Posted Aug 27 2007, 05:25 PM by moneycoach with no comments
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  • One More Thing on the Credit Mess

    Allow me one last word on the credit crisis of last week.

    I hope by now I've demonstrated that credit and debt aren't the sole domain of green eye-shaded numbers crunchers on Wall Street. As the green-eye shaded numbers cruncher in your own company's finance department can tell you, bad economics effects everybody. So is the crisis over? Hardly. But banks and other lenders should get back to the business of making loans and making sure businesses have all the capital they need to grow and prosper. Some experts even think that there is money to be made from the subprime mess. Stuart Greenbaum, an economist and former dean of the Olin School of Business at Washington University in St. Louis, says that financial institutions, believe it or not, will be at the front of the line of businesses making hay on the crisis crunch. “Banks that don’t have a lot of bad paper in their porfolios are going to see the credit spreads widen out, and they’re going to end up making money as a result,” Greenbaum said. “The situation has created a buying opportunity, and we’re already seeing the reaction in the price of financial stocks, such as banks and insurance.” Greenbaum adds that the subprime loan problem is a bit of toxicity that has entered the food chain. He says that although the toxicity is widespread and expansive at this point, the market is built to absorb a certain amount of default.

    The reaction to the subprime loan issue is compounded by several factors: First, the market was at a historically high level; second, interest rates were low; and third, the yield curve was flat and credit spreads have been very narrow, reflecting historically low volatility. “So the market is reacting to a somewhat exaggerated situation to begin with, and it has a particular vulnerability because credit spreads were narrow,” he said. “Volatility has been very low which has been driving the compressed interest margins. As a result, banks have been having trouble making money.”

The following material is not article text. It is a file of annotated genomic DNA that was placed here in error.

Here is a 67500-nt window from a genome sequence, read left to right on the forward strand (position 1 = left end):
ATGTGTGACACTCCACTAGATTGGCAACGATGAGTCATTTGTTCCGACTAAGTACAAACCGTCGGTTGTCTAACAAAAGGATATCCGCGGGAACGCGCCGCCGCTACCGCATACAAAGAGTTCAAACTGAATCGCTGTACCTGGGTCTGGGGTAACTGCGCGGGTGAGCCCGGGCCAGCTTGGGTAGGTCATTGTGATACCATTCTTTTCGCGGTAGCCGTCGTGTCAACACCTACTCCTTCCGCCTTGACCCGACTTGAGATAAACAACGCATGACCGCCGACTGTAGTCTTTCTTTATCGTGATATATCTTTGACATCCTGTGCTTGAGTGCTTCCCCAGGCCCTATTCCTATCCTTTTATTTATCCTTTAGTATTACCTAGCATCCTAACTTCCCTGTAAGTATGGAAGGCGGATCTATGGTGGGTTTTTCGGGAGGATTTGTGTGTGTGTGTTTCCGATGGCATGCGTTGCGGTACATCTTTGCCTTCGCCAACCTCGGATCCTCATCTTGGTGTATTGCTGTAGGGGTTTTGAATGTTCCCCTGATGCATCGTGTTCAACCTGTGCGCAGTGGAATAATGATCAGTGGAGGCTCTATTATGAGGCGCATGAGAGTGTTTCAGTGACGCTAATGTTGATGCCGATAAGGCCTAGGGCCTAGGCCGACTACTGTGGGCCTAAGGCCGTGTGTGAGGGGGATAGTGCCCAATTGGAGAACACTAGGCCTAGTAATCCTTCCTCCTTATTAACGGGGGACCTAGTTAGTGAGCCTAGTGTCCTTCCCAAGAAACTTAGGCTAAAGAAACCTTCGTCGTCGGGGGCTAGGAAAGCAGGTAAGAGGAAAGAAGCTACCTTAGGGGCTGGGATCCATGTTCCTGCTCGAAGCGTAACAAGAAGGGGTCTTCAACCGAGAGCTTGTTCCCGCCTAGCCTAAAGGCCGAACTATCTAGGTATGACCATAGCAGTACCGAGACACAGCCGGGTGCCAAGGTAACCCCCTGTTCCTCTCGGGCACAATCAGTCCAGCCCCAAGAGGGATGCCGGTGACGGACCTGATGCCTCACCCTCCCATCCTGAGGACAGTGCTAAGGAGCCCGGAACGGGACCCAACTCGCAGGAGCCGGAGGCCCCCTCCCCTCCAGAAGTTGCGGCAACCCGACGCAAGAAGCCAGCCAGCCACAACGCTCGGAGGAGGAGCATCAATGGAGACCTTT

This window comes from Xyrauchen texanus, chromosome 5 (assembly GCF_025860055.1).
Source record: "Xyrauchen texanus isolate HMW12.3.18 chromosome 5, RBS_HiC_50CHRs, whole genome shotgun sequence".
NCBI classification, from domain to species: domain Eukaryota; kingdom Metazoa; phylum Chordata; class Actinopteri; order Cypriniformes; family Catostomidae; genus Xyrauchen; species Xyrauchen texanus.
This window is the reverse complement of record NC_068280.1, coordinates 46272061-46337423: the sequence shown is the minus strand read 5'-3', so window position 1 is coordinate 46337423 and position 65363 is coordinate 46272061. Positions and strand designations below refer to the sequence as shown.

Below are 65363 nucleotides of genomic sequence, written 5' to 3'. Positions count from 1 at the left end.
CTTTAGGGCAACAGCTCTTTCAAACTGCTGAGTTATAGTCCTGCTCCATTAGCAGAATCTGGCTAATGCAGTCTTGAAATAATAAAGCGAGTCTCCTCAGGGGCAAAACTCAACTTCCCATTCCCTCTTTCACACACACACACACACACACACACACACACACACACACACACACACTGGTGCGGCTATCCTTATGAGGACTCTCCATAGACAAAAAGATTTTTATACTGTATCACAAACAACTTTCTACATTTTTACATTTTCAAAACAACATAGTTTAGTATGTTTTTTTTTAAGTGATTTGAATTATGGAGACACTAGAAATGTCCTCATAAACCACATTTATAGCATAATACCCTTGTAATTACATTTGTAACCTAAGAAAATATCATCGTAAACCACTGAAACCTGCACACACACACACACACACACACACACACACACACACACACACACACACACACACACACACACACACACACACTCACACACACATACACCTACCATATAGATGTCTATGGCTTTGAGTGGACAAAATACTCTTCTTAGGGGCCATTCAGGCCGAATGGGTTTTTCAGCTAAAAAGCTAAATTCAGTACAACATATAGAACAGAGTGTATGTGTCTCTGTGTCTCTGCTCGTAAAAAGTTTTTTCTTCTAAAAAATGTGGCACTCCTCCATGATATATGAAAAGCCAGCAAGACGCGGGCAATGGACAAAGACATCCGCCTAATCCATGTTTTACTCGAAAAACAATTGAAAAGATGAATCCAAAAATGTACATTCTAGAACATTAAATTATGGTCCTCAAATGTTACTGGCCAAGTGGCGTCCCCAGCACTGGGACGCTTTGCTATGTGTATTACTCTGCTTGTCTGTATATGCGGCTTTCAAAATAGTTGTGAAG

In plain English, Greenbaum means that banks weren't making enough money to justufy lending more money out to borrowers. But he says that situation should get better, and more money should be freed up and will flow into the economy. Greenbaum also says bank stocks are a great place to begin taking advantage of the credit markets right now. With stock prices low, and interest rates apparently headed lower, banks may soon find themselves in a highly favorable business environment.

    You know the old Wall Street saying buy low and sell high. That's not easy to do -- people get too emotional about their money to apply the level of disciplined thinking needed to buy and sell at the right time. But one thing is inarguable. Right now, stock prices are low. Way low. Act accordingly.

    Posted Aug 20 2007, 02:27 PM by moneycoach with no comments
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  • Establish a Long-Term Real Estate Financial Plan

    Contrary to popular thought, estate planning isn’t a “tomorrow” issue. Actually, estate planning is a guide for today. As business management guru Peter Drucker puts it, “Long-range planning does not deal with future decisions, but with the future of present decisions.” More to the point, in the words of diamond philosopher Yogi Berra, “if you don’t know where you’re going, you could wind up someplace else.” That’s especially true of estate planning. Decisions made – or not made – today will surely impact your loved one’s financial security down the road.